The Internet – A Texas Grand Jury has recently decided radical Islam – not an unfortunately named human being but the vaguely defined ideological term – should stand trial for multiple murders throughout the state.
According to grand jury foreman Chris Murka, “Radical Islam has caused far too much trouble in this great country. As I have always said, guns don’t kill people, radical Islam kills people. It is like a virus, and once it infects people they are no longer in control of their own actions and they will just start murdering everyone, and you can’t hold people accountable for such actions, so it is obviously radical Islam’s fault.”
A juror who asked not to be named due to opinions which could be dangerous in Texas argued that what is called radical Islam is often just an excuse for angry people to lash out against the world, which caused Murka to get angry and strike the juror, exclaiming that he didn’t follow Islam, radical or otherwise, but maybe this dissenting juror did so maybe she should go back to Afghanistan.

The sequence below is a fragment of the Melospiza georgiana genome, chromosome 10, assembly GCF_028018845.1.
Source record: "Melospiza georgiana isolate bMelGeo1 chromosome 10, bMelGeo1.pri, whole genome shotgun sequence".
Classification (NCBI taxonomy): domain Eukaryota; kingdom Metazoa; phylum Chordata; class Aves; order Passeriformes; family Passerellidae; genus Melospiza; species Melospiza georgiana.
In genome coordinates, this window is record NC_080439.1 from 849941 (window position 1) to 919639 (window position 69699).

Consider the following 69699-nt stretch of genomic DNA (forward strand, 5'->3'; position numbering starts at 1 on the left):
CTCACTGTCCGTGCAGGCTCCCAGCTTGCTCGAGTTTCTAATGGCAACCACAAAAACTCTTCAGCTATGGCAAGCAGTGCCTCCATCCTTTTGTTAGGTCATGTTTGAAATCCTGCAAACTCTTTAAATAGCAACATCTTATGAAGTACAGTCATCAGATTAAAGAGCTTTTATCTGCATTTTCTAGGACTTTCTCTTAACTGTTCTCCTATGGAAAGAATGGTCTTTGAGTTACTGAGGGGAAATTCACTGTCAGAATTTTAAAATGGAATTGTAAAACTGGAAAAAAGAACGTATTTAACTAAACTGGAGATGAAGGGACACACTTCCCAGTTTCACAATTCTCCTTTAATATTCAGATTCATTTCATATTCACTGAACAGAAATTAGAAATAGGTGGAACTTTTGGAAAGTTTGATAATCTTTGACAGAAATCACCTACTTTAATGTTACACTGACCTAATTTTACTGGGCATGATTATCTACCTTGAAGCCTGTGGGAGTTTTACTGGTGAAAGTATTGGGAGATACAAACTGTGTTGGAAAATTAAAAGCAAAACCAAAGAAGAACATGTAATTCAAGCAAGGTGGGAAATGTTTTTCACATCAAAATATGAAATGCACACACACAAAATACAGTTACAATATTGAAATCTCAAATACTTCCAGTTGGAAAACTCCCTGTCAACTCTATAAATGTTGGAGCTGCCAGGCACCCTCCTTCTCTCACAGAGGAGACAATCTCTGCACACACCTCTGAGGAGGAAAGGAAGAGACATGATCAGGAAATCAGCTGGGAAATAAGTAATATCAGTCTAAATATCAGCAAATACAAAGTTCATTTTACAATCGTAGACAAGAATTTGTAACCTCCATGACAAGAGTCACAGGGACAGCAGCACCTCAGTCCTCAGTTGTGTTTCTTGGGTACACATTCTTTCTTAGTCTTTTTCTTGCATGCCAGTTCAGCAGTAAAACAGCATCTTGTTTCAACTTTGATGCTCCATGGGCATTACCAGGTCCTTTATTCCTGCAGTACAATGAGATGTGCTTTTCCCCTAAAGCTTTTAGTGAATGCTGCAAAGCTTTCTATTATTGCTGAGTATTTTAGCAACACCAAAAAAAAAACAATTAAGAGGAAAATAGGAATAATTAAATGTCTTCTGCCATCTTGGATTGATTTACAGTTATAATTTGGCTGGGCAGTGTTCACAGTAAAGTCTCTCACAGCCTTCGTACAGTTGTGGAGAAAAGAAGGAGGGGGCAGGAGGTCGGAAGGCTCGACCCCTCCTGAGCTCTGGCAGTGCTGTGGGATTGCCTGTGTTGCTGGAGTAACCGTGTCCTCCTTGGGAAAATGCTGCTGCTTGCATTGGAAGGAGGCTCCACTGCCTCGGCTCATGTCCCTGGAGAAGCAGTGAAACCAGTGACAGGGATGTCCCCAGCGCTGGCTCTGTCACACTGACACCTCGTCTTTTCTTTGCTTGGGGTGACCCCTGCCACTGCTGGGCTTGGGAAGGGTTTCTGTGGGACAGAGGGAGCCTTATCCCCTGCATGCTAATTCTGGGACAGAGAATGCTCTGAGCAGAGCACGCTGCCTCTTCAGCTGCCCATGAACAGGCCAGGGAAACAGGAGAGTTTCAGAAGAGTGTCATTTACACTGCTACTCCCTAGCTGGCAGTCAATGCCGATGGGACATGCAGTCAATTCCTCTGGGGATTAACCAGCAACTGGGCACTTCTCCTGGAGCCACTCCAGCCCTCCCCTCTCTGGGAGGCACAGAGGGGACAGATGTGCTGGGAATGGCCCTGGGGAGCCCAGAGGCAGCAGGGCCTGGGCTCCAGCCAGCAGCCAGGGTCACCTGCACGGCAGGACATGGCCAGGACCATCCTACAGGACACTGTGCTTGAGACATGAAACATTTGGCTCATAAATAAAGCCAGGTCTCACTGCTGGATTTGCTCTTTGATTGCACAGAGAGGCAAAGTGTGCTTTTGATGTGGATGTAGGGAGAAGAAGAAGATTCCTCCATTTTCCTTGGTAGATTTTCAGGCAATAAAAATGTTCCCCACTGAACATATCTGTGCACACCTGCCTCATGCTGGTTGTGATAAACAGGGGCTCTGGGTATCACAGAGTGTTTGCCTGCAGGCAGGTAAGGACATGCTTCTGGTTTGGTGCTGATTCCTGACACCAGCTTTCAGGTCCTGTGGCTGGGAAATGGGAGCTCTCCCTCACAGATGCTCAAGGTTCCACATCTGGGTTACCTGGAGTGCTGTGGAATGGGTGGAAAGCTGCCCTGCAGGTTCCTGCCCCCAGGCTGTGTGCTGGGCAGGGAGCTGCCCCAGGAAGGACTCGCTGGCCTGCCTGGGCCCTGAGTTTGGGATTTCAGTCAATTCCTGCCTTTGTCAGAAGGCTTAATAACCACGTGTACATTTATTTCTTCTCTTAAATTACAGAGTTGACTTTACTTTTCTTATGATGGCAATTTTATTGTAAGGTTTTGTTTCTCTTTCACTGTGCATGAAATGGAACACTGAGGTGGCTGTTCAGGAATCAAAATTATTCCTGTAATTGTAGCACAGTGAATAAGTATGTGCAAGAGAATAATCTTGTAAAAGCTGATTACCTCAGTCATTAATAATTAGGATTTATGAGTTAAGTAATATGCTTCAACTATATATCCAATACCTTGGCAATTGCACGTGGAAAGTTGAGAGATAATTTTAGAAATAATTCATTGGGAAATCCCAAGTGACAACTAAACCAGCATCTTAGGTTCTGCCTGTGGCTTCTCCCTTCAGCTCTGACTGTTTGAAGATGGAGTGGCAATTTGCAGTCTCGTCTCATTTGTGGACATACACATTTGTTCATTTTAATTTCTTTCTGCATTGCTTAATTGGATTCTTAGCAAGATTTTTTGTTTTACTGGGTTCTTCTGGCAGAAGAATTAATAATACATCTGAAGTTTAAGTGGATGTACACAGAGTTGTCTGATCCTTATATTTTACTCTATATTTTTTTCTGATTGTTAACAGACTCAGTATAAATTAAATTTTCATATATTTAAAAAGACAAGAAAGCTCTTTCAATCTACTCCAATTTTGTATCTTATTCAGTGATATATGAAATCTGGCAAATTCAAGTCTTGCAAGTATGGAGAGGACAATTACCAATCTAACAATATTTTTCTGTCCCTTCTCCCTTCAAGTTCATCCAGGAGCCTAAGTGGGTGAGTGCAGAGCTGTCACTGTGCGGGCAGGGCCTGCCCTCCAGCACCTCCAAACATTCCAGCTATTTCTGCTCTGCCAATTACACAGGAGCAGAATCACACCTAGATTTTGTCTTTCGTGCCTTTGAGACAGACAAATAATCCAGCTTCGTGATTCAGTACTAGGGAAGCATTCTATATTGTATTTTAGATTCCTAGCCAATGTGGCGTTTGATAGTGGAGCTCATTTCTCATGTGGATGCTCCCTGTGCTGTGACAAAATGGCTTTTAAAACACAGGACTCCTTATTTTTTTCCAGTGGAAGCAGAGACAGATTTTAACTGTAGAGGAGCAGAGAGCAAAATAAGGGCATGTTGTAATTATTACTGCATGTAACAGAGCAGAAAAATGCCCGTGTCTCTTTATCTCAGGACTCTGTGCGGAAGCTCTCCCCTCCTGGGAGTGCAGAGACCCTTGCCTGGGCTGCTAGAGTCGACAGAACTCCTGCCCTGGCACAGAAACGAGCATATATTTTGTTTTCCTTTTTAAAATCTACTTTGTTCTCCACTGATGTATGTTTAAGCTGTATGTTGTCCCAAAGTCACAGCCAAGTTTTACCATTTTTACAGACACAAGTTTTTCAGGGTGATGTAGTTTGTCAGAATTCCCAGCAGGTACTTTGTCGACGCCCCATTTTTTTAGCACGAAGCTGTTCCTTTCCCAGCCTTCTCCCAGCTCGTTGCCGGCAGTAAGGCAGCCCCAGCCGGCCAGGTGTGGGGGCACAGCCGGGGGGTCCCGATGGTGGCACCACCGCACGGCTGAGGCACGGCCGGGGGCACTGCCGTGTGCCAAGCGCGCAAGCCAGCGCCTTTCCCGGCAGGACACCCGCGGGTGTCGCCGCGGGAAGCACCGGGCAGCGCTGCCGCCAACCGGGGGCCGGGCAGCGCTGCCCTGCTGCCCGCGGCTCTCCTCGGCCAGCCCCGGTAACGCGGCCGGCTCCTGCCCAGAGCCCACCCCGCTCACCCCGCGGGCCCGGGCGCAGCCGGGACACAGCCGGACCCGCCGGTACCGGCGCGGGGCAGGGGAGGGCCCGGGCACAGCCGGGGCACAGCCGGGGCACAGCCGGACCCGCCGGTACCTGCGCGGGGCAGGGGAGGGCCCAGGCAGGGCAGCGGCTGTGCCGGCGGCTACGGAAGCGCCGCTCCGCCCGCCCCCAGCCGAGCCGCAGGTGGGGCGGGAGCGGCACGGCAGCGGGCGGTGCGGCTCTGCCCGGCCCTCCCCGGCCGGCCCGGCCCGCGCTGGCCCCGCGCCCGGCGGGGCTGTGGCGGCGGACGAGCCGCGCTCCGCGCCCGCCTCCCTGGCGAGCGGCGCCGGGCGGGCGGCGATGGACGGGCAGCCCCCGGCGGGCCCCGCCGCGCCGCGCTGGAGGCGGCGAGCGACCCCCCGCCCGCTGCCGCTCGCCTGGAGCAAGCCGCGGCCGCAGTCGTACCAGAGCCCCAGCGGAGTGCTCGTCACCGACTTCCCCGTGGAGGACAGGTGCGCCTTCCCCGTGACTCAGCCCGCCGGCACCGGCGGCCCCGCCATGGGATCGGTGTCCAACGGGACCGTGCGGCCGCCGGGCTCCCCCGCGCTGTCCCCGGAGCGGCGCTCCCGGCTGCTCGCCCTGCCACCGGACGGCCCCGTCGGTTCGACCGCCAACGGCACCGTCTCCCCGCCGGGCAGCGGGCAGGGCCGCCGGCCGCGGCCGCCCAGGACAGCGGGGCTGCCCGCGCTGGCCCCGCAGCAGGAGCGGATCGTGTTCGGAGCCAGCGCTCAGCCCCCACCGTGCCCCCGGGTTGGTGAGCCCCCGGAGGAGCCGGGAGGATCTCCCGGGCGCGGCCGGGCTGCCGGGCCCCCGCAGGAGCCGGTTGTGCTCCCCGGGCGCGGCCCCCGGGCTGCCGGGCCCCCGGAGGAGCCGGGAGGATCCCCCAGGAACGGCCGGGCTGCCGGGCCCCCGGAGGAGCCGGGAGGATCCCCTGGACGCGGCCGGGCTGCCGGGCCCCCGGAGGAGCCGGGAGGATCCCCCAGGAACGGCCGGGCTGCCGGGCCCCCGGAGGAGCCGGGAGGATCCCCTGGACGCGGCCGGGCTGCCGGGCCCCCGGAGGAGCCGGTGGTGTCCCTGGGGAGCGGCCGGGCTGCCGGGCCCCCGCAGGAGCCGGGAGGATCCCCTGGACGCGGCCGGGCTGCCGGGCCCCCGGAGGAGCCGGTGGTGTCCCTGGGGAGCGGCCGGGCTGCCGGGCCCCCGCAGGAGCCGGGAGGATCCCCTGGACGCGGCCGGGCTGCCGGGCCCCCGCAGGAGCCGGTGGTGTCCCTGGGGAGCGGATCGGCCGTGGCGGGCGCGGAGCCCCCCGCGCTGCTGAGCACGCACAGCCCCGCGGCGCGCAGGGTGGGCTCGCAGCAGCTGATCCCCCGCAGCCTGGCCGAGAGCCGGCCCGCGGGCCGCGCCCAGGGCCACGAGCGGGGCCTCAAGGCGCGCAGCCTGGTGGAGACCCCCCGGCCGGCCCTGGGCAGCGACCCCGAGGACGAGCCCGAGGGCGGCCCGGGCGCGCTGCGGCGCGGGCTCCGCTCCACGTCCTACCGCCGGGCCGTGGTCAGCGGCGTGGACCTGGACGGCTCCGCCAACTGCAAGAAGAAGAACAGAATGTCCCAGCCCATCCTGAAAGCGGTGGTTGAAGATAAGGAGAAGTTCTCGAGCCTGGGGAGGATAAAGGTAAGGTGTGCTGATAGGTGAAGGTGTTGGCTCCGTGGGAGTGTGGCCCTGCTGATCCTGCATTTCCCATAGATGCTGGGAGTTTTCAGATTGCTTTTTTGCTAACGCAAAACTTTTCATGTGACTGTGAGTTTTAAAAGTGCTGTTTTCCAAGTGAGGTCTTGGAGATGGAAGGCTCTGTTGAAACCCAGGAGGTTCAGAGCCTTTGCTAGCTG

When asked how radical Islam would be punished if found guilty of the murders, as you cannot jail an intangible concept, Murka said, “We’re gonna kill it. We’re gonna kill it with guns. Everyone who has been infected with the radical Islam virus will be rounded up and shot so it won’t be able to spread to others.”
When asked whether such policies, which could be construed as xenophobic and possibly genocidal, could lead to increased radicalization and anti-American sentiment, Murka was not discouraged. “If the hate spreads, then we will destroy the hate where it spreads to by shooting the hateful person in the head, and will keep doing so until all radicalism is destroyed.”
At that point, nobody shot Murka in the head because most people in the room either agreed with him or were afraid to express dissent. Additionally, the grand jurors were not allowed to carry firearms during the proceedings, and it is illegal to kill someone just because you disagree with that person.
Radical Islam is expected to receive a court-appointed attorney, since despite all its alleged power the defendant does not have any actual money to its name.